Scientific data analysis models for SWI onboard the JUICE mission to Jupiter

The JUpiter ICy moons Explorer (JUICE) is the first large class mission of ESA’s Cosmic Vision 2025 program. JUICE was launched on 14 April 2023 from Kourou in French Guiana with the second last Ariane V rocket. The JUICE spacecraft carries 11 scientific instruments, led by Principal Investigators (PIs). The Submillimetre Wave Instrument (SWI) was developed by MPS with contributions from France, Japan, Poland, Sweden and Switzerland. SWI will mainly focus on three research topics: 1) The stratosphere of Jupiter, 2) the thin atmospheres/exospheres of the Galilean satellites and 3) their icy surfaces. With the launch this year, the project phase E started. According to the present schedule it will last until end of 2035 (end of the mission, with the spacecraft crashing on the surface of Ganymede). The spacecraft will insert into Jupiter’s orbit in summer 2031. The 8 years until orbit insertions will be used to develop scientific data analysis models, to better understand the instrument and to optimize instrument operations. Along with these plans we offer PhD position on two topics:

1. Instrumental

The idea behind this topic to dive as deeply as possible into the instrument characteristics in order to (i) figure out new scientific observation modes, (ii) develop new and increase the precision of calibration sequences, (iii) characterize the systematic instrument errors, (iv) develop strategies to quantify instrument errors and develop measures to separate them from statistical errors, (v) develop calibration pipelines for the measured spectra, (vi) develop radiative transfer and related inversion algorithms for local thermodynamical equilibrium (LTE) conditions. The microwave instruments calibration laboratory (MICL) plays an important role in the development and validation of these topics. It consists of a copy of the SWI flight instrument (the so-called flight spare) installed into a vacuum chamber simulating the environmental conditions in space (the Ground Reference Model, GRM). The MICL contains a set of modern, cutting edge equipment especially developed for the calibration of SWI. It is possible e.g. to calibrate the SWI receivers against the MICL spectrometers and vice versa the MICL receivers against the SWI spectrometers. Furthermore, the MICL allows to validate calibration pipelines as well as radiative transfer and retrieval algorithms on real data. The PhD candidate will benefit from working in a state-of-the-art environment with highly specialized scientists. Depending on the progress, results of the work may be tested during the Earth and Venus flybys between 2024-2026.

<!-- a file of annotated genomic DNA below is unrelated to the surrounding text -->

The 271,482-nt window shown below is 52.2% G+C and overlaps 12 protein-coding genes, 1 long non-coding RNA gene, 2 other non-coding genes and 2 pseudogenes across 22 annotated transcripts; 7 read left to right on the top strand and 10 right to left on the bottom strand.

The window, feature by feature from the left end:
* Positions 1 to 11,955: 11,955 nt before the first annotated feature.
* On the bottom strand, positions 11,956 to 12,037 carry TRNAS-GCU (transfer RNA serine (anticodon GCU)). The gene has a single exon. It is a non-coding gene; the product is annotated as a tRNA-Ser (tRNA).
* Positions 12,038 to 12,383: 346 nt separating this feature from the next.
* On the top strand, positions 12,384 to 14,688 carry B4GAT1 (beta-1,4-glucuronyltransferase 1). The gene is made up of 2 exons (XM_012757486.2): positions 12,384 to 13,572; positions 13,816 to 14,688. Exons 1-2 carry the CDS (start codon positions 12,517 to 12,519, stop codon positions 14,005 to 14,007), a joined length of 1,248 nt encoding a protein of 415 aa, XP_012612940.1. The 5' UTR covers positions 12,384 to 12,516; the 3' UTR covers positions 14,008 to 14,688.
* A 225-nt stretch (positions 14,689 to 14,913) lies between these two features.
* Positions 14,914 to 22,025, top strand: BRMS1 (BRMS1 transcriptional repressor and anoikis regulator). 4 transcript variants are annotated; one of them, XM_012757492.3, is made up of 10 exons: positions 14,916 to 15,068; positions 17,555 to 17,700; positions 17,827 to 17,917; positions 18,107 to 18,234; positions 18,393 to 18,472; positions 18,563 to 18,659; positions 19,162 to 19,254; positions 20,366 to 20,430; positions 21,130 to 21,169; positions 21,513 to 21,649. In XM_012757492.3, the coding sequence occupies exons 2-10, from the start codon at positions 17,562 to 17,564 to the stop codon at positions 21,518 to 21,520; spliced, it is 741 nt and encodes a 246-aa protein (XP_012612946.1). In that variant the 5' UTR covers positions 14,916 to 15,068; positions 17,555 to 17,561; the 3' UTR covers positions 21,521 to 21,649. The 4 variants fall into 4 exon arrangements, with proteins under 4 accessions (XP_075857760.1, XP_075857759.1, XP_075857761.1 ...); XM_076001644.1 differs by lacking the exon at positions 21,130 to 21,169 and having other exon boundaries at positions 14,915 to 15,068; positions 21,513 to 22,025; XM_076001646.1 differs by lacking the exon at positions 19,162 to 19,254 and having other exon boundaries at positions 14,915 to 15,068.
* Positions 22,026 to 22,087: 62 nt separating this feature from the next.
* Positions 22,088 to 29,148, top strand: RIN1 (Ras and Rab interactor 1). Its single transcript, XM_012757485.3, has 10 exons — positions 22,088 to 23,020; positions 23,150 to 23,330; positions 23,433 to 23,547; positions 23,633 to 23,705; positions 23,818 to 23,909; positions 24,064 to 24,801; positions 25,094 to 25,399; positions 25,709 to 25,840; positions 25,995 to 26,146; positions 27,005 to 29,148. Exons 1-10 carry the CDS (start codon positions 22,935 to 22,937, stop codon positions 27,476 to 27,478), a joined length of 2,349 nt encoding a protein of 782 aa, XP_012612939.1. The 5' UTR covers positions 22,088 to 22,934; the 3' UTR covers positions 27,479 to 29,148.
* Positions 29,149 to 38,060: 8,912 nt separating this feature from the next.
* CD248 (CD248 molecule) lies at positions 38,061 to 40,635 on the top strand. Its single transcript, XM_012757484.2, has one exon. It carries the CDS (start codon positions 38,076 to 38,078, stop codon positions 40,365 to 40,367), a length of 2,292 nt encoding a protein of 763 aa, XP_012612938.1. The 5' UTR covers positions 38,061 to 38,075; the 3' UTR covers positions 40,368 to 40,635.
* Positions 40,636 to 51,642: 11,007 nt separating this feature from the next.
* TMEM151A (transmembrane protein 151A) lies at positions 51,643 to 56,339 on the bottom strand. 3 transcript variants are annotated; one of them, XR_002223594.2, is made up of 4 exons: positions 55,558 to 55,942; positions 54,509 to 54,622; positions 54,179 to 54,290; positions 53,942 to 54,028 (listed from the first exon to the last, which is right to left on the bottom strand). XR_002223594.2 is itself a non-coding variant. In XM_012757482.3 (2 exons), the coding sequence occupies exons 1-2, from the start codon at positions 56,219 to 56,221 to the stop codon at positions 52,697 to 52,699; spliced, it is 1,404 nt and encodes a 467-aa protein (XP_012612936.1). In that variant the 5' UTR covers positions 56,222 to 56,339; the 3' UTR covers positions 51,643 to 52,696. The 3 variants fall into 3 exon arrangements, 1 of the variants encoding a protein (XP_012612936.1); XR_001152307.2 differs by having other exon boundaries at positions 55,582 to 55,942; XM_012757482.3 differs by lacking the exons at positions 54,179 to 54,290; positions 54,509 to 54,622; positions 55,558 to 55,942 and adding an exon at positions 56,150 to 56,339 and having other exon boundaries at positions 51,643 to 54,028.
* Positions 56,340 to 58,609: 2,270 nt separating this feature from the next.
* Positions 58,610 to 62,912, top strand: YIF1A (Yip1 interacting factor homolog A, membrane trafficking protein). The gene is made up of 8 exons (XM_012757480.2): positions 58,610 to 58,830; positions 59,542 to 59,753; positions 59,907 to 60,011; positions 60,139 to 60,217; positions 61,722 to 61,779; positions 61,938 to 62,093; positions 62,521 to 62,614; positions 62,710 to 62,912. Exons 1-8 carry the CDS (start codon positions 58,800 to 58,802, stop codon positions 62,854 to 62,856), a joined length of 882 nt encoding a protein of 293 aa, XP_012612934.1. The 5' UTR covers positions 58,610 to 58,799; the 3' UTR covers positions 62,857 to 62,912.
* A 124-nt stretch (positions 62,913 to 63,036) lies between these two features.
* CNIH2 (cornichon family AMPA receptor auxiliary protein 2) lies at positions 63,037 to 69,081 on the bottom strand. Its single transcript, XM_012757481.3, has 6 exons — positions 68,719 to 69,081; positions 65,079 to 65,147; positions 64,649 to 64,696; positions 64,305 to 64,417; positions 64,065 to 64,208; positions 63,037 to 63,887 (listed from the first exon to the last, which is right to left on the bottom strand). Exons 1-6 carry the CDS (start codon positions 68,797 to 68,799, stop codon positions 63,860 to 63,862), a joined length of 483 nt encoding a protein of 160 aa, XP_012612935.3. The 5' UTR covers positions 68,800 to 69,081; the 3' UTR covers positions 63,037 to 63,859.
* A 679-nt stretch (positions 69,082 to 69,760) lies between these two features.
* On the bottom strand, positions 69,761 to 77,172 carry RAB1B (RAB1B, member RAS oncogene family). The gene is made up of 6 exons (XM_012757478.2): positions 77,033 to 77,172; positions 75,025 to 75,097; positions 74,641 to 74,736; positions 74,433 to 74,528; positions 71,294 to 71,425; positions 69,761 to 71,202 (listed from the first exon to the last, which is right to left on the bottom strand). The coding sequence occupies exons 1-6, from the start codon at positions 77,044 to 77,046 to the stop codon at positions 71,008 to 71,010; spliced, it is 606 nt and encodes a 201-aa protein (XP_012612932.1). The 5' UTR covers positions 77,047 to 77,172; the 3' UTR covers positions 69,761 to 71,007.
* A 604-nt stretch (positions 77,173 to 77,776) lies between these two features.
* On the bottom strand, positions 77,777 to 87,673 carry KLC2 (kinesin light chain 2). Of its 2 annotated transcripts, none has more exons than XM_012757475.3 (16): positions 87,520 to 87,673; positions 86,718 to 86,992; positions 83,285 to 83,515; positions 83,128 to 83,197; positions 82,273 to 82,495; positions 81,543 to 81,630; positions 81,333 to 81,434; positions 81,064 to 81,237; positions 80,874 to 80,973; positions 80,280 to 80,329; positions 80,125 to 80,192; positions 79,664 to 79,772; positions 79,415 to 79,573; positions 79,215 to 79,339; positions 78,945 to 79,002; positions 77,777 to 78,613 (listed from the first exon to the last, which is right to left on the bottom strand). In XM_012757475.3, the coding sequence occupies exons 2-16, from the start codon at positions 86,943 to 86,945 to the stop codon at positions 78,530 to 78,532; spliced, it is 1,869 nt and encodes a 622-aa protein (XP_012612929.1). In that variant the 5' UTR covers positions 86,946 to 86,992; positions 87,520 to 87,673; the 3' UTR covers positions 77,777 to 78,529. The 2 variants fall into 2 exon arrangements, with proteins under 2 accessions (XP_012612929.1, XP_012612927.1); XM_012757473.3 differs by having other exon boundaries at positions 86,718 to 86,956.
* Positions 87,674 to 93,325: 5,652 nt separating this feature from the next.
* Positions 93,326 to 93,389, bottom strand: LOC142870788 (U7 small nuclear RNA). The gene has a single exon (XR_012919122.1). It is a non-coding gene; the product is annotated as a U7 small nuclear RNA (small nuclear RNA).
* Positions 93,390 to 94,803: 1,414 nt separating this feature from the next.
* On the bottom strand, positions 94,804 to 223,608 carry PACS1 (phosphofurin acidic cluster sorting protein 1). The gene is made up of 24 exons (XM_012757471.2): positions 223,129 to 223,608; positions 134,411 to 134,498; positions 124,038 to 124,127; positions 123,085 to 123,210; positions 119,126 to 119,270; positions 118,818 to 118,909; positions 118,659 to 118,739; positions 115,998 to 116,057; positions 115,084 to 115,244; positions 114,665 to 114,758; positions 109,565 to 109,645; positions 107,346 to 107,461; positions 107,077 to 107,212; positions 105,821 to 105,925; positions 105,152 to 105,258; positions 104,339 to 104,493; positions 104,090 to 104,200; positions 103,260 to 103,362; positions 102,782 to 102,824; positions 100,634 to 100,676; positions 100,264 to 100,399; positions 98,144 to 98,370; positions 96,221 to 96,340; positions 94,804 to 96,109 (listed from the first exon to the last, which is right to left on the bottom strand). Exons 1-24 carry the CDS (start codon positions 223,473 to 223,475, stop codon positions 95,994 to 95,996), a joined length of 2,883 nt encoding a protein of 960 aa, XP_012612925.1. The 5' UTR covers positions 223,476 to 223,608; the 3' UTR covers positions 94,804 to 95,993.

2. Non-local thermodynamic equilibrium (non-LTE) radiative transfer

In order to derive physical parameters about the thin atmospheres of the Galilean satellites from SWI spectral measurements, we model the radiation intensity associated with rotational transitions of optically active molecules that falls into the SWI wavelength range. Due to a small energy separation between the internal rotational states of molecules, the inelastic collisions within a volume are usually sufficient to keep the rotational populations in Boltzmann distribution, i.e. LTE, for even relatively low densities. In the LTE regime, the population distribution depends uniquely on the kinetic temperature. This is one of the advantages of submillimeter measurements, the possibility to target specific rotational lines typically of the ground vibrational state that are often safely assumed to be in LTE. In contrast, the vibrational populations of a molecule as a result of larger energy spacing among levels depart from LTE at somewhat high densities in atmospheric conditions typical of the Earth. Nevertheless, in the conditions of cometary comae, icy-moon atmospheres, and at high altitudes in planetary atmospheres the collisions are not usually frequent enough to keep even the rotational level populations according to the Boltzmann distribution and accurate non-LTE modelling needs to be applied. Generally speaking a non-LTE problem consist of two related parts: (1) the solution of the statistic equilibrium equations expressing all the processes populating and de-populating the different levels including radiation and (2) the solution of the radiative transfer equation (RTE) integrated over angle and frequency to produce the mean intensity at each atmospheric level, which in turn depends on level populations. The topic of the thesis is to improve existing non-LTE RTE approaches developed by the SWI team and head towards retrieval of atmospheric parameters from noisy spectra as we expect to get them from SWI observations.

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